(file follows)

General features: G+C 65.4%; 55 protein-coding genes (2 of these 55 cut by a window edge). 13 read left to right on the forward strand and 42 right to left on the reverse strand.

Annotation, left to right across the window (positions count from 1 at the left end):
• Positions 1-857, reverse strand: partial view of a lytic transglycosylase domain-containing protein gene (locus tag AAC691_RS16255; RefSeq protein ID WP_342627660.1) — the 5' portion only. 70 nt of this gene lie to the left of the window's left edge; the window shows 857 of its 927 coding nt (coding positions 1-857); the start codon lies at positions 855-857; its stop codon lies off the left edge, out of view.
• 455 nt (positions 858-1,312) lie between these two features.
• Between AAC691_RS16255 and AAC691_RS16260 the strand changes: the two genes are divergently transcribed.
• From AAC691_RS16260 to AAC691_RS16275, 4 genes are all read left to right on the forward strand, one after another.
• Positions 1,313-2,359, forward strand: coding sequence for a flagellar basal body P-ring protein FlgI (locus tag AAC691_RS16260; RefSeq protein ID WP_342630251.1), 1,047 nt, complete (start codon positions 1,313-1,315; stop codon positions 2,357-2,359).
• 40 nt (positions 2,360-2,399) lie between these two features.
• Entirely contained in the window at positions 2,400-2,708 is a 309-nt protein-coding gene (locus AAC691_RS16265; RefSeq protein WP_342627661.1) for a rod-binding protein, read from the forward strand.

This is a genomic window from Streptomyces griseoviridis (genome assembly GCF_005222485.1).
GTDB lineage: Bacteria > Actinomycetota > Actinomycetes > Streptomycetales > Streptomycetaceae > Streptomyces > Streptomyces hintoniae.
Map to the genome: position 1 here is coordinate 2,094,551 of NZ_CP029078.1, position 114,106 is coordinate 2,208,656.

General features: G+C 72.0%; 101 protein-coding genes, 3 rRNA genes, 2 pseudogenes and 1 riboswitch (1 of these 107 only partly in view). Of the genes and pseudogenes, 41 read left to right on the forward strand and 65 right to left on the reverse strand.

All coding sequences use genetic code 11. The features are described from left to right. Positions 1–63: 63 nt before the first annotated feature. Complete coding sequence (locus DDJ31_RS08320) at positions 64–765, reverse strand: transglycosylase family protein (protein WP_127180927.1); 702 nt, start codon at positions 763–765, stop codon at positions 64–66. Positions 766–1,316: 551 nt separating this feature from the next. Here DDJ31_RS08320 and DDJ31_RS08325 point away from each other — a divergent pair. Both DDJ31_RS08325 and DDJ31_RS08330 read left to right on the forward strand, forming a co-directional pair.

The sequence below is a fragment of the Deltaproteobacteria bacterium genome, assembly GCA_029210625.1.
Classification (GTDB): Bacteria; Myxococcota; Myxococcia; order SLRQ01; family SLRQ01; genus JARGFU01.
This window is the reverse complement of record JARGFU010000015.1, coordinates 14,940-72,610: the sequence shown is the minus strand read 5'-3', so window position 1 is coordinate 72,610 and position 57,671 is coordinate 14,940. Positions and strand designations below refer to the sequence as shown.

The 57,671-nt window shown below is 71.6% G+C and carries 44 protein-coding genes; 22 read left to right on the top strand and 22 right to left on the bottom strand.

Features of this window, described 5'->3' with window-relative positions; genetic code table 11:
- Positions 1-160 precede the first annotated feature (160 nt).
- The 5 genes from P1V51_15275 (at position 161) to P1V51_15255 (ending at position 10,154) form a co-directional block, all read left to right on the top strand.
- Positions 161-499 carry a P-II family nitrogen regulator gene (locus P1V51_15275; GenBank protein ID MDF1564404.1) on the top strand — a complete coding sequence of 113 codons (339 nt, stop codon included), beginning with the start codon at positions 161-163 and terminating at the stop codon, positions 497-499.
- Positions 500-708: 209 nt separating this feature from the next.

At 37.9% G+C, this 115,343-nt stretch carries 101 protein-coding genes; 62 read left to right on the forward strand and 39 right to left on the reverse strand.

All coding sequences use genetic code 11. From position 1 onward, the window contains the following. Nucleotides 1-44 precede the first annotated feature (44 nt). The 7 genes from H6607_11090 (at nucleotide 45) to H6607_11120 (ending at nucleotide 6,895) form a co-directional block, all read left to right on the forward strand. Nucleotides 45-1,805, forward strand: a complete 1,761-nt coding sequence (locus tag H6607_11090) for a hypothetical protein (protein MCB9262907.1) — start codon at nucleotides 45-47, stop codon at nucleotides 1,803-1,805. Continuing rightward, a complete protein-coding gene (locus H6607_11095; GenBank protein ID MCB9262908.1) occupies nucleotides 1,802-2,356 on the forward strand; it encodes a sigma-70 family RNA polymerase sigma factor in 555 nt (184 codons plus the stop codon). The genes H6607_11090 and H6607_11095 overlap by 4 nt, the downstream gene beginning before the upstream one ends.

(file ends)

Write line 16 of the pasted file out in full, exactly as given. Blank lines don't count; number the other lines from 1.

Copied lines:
Classification (GTDB): Bacteria; Myxococcota; Myxococcia; order SLRQ01; family SLRQ01; genus JARGFU01.